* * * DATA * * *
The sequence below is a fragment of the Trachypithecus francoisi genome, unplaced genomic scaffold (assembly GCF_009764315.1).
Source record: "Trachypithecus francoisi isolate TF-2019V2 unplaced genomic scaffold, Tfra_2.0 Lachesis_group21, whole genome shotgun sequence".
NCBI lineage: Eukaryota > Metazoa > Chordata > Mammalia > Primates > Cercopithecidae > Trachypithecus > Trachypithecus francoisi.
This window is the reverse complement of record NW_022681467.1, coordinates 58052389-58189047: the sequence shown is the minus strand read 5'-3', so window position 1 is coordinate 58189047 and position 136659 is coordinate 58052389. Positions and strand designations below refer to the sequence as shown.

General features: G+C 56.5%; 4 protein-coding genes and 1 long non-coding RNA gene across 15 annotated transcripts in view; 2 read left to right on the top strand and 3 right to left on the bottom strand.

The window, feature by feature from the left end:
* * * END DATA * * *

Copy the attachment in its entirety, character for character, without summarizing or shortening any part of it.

The sequence below is a fragment of the Trachypithecus francoisi genome, unplaced genomic scaffold (assembly GCF_009764315.1).
Source record: "Trachypithecus francoisi isolate TF-2019V2 unplaced genomic scaffold, Tfra_2.0 Lachesis_group21, whole genome shotgun sequence".
NCBI lineage: Eukaryota > Metazoa > Chordata > Mammalia > Primates > Cercopithecidae > Trachypithecus > Trachypithecus francoisi.
This window is the reverse complement of record NW_022681467.1, coordinates 58052389-58189047: the sequence shown is the minus strand read 5'-3', so window position 1 is coordinate 58189047 and position 136659 is coordinate 58052389. Positions and strand designations below refer to the sequence as shown.

General features: G+C 56.5%; 4 protein-coding genes and 1 long non-coding RNA gene across 15 annotated transcripts in view; 2 read left to right on the top strand and 3 right to left on the bottom strand.

The window, feature by feature from the left end: